Do You Have A High-Performance Culture?
I learn so much from our Leadership MasterClass. When you have the honor of working with multiple companies and thousands of sellers and managers each week, you gain a unique perspective. There is a feeling you get, sometimes inexplicable, but there are teams that are on-fire, cohesive and performance-driven.
Source: Jeff Schmidt, SVP
In a white paper entitled Reap What you Sow: How fostering a culture of ongoing performance reviews drives growth from the Cornerstone Group, they share three things necessary to shift from performance reviews to a performance culture:
1. Make performance discussions ongoing. Establish regular check-ins with employees to discuss goals, performance benchmarks and measure employee progress. Use these less formal chats as a chance to embrace employee feedback.
2. Align employee goals with company objectives. Just 7% of employees understand their company's goals or how they fit into them. Managers need to communicate the organization's goals so that team members can see how their work fits in the bigger picture.
3. Offer training to boost skills. The global workforce lists "an opportunity to grow" as one of their top needs. Managers that have weekly informal reviews, (in our radio world we call these the one-on-ones) can discuss learning opportunities that help build the skills identified during the discussion.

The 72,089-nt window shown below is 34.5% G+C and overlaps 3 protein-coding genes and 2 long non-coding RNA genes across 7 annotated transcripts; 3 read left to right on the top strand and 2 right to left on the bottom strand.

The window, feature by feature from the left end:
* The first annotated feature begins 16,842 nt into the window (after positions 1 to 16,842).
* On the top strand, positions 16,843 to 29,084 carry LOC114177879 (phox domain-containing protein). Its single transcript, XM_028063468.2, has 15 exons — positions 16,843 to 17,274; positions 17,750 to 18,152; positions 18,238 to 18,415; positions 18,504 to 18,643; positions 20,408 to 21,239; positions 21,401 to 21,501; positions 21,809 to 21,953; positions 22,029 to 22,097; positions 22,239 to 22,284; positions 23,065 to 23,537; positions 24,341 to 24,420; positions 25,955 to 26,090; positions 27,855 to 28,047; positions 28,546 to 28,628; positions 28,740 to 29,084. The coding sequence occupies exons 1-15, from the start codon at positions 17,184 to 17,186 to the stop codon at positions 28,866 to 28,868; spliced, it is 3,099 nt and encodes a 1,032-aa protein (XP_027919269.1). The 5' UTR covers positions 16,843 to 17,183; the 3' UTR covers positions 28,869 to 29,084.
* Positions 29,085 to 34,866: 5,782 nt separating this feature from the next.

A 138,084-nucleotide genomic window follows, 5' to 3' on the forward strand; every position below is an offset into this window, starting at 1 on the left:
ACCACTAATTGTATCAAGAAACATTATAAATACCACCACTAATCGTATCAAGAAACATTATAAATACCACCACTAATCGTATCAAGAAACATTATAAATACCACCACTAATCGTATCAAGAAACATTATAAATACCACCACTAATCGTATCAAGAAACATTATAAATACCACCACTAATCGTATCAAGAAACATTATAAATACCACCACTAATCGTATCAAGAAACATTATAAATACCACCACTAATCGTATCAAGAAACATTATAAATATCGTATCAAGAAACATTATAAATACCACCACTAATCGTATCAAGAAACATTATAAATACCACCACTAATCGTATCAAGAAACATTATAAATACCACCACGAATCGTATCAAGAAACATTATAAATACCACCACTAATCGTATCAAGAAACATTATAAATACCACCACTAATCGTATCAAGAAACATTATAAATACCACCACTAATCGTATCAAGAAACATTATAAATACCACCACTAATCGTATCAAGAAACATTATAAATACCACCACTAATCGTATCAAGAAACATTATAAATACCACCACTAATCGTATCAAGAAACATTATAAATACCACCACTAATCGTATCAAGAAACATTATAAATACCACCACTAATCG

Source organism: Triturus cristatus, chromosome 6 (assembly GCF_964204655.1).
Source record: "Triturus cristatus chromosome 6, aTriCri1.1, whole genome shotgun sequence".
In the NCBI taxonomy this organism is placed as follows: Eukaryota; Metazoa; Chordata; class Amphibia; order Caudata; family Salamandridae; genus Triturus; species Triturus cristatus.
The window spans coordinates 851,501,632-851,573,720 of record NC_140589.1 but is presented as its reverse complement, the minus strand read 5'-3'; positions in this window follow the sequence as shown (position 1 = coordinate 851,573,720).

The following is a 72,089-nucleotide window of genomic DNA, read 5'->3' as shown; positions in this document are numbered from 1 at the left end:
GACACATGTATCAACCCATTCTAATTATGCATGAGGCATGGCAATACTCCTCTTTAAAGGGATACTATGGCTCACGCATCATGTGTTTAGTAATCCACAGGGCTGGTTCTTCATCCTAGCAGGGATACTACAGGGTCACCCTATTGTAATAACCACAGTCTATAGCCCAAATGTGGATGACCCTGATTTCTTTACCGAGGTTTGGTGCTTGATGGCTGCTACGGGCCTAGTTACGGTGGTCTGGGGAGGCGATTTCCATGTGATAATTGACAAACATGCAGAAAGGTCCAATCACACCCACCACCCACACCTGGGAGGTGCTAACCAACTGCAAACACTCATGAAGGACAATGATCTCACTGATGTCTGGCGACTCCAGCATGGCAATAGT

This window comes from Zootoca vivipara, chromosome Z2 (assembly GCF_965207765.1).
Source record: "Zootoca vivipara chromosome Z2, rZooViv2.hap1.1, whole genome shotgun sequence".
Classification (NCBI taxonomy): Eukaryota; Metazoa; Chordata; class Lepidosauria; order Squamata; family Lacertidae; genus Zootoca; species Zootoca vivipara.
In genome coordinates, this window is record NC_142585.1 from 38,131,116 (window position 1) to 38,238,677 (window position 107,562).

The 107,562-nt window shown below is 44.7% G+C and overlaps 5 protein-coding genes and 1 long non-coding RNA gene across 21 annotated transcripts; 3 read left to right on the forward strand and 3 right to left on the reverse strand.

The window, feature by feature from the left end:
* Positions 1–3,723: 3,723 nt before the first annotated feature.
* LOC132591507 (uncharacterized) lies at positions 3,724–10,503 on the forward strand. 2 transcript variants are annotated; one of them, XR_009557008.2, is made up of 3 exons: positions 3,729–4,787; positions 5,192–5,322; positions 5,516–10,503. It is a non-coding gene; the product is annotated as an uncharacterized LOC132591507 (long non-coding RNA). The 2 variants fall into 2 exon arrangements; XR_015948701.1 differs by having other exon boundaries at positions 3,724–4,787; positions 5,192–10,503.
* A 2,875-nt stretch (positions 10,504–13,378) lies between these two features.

The report suggests that a lack of training has devastating consequences. Organizations with only a minimal investment in talent development see 74% lower profit margins and no training leads to a 35% higher turnover rate. The traditional approach of company-provided training boosts retention by 93% and improves morale. We heard this message loud and clear on the reveal of the annual RAB - Borrell Digital Benchmarking report. Training drives revenue.
Annual performance reviews are still a routine part of company life. At the same time, one study found 95% of employees are dissatisfied with the process and 90% don't believe they provide accurate or useful information.
In our industry, I believe we have been ahead of this curve with weekly one-on-ones and check-ins with our sellers. Have we also included programming and the business office in this process? Are we checking in regularly with them? It seems the more frequent, less formal check-ins can have some amazing results. According to a study from the Brandon Hall Group, companies that switch from yearly evaluations to a culture of ongoing, less formal reviews see:
• 70% increase in revenue
• 72% decrease in turnover
• 54% boost in customer satisfaction scores
Sounds like important enough results to consider changing your approach.